Part VI: The hangings of Burroughs and the others that day creates doubt about the proceedings. Meanwhile the granddaughter of one executed that day languishes in jail, wracked with grief for having falsely implicated her grandfather and Burroughs. The politically connected among those accused are allowed to escape. Cotton Mather himself became concerned that the trials were becoming seen as corrupt proceedings. So he wrote a book defending them with the help of the new chief witch hunter Lieutenant Governor Stoughton.
Part VII: Cotton Mather takes up two more “afflicted” girls, but it leads to his exposure as a fraud. An “afflicted” girl, a jury foreman and a judge confess. The dogmatism in the form of witching delusions ends.
Natchez: November 28, 1729: The Natchez massacre a French settlement on the Mississippi. Why?
The Libel of P.T. Barnum: Danbury, Connecticut, 1830s. Before he became a showman, P.T. Barnum published a newspaper which conducted a crusade against the Congregationalist controlled establishment in Connecticut. The powers-that-be decided to take him down by prosecuting him for criminal libel.
Part I: Barnum’s early life and The Herald of Freedom
Part II: Religious fever and libel in Connecticut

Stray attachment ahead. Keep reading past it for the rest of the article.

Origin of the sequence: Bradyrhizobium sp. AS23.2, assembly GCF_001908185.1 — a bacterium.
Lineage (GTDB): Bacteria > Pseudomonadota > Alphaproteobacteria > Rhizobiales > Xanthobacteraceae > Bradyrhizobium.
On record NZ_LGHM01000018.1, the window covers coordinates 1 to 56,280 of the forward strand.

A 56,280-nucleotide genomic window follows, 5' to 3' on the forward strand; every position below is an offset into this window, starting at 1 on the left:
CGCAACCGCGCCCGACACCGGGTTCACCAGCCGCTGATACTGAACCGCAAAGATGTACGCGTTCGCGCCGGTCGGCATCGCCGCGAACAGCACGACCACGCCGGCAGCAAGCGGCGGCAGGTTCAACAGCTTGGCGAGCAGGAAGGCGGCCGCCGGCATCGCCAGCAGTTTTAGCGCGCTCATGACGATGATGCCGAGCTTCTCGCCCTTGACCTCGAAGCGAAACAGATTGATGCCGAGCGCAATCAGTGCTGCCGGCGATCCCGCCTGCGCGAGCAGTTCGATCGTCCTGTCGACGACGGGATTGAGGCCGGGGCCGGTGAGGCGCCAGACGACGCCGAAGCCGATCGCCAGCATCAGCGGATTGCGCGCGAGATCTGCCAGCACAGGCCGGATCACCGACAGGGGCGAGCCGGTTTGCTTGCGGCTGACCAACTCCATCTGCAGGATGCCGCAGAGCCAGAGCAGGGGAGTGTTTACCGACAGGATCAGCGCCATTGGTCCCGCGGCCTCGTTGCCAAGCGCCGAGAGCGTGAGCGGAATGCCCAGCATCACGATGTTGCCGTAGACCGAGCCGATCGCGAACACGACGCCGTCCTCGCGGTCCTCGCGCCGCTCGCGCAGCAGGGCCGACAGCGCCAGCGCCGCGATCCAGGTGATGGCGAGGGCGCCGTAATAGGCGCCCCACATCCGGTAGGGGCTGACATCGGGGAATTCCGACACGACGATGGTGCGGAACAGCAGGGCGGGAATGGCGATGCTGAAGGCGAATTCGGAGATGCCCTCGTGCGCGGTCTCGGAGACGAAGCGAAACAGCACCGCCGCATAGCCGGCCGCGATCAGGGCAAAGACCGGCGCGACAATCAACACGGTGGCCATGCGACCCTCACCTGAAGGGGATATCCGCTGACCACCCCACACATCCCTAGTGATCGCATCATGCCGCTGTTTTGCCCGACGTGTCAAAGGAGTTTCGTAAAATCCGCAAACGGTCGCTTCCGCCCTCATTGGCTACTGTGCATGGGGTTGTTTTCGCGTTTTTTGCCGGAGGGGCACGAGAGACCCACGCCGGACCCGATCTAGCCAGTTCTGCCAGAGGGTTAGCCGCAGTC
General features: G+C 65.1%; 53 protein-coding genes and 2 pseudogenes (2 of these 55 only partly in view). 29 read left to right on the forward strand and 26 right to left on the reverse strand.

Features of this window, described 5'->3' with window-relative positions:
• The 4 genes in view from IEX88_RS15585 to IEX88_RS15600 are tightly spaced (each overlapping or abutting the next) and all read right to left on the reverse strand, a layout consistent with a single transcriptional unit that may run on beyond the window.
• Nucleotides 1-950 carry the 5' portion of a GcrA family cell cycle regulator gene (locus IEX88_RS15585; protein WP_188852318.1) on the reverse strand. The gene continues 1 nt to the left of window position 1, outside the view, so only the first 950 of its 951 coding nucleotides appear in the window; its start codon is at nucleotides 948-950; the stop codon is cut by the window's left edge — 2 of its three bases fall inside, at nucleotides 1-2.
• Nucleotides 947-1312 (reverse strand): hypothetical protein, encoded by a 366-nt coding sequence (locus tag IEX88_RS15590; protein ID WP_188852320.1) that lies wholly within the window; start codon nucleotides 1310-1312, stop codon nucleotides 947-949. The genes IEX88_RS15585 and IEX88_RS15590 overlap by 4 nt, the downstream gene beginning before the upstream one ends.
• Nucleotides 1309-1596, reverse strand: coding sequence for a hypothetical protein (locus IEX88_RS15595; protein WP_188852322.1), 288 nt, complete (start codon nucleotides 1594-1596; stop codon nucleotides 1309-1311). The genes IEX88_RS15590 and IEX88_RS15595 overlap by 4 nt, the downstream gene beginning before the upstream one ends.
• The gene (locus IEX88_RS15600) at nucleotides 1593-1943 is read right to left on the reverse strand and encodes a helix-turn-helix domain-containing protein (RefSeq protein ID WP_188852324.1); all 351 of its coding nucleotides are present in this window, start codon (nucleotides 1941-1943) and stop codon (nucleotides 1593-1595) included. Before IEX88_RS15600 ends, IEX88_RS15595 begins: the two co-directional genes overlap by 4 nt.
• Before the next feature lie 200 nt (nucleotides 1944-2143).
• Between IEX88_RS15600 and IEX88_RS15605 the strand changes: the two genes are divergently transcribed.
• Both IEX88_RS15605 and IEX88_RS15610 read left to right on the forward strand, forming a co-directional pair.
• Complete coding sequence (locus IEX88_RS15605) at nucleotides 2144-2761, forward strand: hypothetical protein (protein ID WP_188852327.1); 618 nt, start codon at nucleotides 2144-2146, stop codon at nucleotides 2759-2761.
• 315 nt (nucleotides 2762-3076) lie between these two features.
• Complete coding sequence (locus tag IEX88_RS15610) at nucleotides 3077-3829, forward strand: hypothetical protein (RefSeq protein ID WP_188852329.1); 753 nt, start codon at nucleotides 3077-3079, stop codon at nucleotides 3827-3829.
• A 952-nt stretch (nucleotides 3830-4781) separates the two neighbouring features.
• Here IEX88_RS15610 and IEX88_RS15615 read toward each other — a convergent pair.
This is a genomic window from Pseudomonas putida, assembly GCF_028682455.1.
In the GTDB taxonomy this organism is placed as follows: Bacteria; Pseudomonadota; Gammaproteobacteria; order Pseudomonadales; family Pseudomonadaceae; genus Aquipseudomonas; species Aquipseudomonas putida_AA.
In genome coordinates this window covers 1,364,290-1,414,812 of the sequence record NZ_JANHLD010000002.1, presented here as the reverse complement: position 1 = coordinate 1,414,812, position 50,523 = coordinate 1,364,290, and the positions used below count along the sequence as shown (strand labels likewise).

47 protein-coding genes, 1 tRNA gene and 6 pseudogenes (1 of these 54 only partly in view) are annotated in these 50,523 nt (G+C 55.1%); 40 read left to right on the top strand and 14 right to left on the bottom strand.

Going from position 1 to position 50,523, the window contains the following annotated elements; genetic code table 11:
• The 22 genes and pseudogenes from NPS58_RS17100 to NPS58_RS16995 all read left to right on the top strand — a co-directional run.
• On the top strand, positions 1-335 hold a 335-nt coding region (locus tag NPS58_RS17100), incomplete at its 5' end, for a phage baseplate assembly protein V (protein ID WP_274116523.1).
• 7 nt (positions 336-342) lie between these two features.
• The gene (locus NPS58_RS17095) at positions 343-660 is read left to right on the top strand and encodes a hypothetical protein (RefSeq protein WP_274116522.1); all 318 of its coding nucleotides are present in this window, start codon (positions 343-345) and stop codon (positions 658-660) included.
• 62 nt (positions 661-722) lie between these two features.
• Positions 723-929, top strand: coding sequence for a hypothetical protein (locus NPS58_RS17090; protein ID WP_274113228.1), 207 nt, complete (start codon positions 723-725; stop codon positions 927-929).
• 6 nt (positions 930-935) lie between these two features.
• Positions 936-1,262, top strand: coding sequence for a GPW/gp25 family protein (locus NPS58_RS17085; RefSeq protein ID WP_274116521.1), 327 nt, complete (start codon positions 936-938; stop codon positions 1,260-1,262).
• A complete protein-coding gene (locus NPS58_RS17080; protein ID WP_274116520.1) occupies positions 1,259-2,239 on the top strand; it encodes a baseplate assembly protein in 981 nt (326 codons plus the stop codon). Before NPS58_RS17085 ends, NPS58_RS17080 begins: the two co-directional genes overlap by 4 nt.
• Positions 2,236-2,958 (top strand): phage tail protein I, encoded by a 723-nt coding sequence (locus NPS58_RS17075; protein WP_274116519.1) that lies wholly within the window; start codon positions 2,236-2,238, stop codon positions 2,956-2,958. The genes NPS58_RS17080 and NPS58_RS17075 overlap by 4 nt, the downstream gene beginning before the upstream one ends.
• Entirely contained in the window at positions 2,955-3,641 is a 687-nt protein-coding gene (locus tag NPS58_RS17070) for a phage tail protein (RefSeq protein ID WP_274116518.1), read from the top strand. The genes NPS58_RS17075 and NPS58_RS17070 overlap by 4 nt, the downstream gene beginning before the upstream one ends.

Lincoln Assassination Plot: Illinois to Washington, D.C., February 1861: Before he was even inaugurated, there was a plot to kill Lincoln. It was foiled by Allan Pinkerton.
Lincoln’s Inauguration: Washington, D.C., March 4, 1861. Hope and fear in Washington, D.C. when secession had already taken place.
The Unpunished Crimes of John Chivington: Colorado Territory, November 1864. A crime against humanity goes unpunished by an ambitious manipulator.
Memorial Day: May 30, 1868: Per the order of General John A. Logan “Decoration Day” was celebrated to remember the dead who had “died in defense of their country during the late rebellion.” Meanwhile those who had taken up arms in defense of slavery were concocting a Lost Cause Mythology, which is a prevailing political religion in the South today.
Asturia, October 1934: Spain, 1930-1934. The prequel to the Spanish Civil War, which itself was a rehearsal for World War II. A “fascist coup” leads to nationwide strike, but only miners in Asturias stick it out.
John Wooden (1910-2010): Terre Haute, Indiana, 1947-48: A small stand for social justice in an unlikely place, for an unusual reason—that it was the right thing to do.
Because they are hard: Houston, September 12, 1962: Kennedy’s speech at Rice University announcing manned moon landing objective.
16th Street Baptist Church: Birmingham, Alabama, September 15, 1963: Thoughts on the racist bombing that killed four children.
How liberals fight war: Strategic review of US air war in Vietnam, 1961-1969 and Afghanistan 2010.
Happy Gulf of Tonkin Day!: Vietnam and Washington, D.C.: August 2 and 4, 1964. The two incidents that were the supposed basis for our involvement in the Vietnam civil war with two interesting footnotes.
Human blood is salty and sweet: Sumatra, Indonesia, 1965-66. The massacres by death squad and right-wing gangsters as told in two films by Joshua Oppenheimer.
A Brief (Recent) History on How the National Security State Manages the News
Part I: All Politics is Local: US, early 1970s: My Lai, Spiro Agnew, Kent State.
Women killers and baby thieves: Argentina in 1970s and 1980s: The “Dirty War” and the U.S.